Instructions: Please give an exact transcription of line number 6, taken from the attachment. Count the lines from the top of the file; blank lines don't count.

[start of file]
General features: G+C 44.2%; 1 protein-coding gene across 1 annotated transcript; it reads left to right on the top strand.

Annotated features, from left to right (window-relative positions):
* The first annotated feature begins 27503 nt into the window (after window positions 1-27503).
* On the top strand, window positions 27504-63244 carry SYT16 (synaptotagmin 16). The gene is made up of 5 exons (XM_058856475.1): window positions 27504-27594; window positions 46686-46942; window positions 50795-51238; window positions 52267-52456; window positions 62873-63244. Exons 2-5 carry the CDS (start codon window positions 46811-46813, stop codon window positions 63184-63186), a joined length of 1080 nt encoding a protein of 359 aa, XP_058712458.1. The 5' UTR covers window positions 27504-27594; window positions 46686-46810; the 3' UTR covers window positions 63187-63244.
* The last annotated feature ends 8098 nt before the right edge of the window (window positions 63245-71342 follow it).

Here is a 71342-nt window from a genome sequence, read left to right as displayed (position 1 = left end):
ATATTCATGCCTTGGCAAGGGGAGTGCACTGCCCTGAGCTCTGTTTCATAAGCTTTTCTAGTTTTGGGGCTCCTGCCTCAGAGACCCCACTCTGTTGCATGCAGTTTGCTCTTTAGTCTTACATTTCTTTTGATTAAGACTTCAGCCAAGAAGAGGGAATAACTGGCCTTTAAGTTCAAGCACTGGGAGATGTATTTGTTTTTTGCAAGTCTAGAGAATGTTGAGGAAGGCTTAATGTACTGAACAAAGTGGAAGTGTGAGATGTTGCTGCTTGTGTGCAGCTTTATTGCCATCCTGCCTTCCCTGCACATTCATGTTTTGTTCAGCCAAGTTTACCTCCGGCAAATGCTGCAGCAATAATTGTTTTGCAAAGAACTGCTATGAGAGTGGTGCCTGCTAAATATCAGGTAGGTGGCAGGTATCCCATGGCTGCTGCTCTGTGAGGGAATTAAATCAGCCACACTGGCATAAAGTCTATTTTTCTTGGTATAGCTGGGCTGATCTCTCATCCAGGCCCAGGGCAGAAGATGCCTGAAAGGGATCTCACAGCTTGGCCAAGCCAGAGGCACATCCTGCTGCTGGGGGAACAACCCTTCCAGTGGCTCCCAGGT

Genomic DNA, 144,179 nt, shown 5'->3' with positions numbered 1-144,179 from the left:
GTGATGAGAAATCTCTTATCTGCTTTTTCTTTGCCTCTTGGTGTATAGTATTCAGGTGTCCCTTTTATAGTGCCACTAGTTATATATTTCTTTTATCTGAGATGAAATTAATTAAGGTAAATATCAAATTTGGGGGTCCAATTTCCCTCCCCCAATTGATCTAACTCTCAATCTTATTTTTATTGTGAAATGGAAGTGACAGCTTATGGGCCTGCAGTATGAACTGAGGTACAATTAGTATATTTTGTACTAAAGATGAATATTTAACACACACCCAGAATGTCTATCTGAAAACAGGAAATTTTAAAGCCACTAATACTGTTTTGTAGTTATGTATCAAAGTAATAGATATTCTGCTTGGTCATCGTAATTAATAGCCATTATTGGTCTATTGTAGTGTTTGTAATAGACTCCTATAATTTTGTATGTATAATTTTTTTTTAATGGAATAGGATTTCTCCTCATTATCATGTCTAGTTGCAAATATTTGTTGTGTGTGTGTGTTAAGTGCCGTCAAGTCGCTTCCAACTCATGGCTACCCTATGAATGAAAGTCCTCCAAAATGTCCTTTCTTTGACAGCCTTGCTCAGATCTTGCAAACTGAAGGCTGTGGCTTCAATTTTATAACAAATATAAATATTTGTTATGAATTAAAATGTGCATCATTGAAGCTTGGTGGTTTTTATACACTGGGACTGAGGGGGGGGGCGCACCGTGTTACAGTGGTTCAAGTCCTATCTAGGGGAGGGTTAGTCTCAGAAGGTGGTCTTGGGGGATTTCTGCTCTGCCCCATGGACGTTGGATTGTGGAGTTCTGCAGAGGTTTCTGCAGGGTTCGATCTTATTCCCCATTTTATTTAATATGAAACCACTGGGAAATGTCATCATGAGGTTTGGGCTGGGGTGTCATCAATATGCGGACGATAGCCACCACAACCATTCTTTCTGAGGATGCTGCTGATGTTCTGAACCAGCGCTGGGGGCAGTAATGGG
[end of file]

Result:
Here is a 71342-nt window from a genome sequence, read left to right as displayed (position 1 = left end):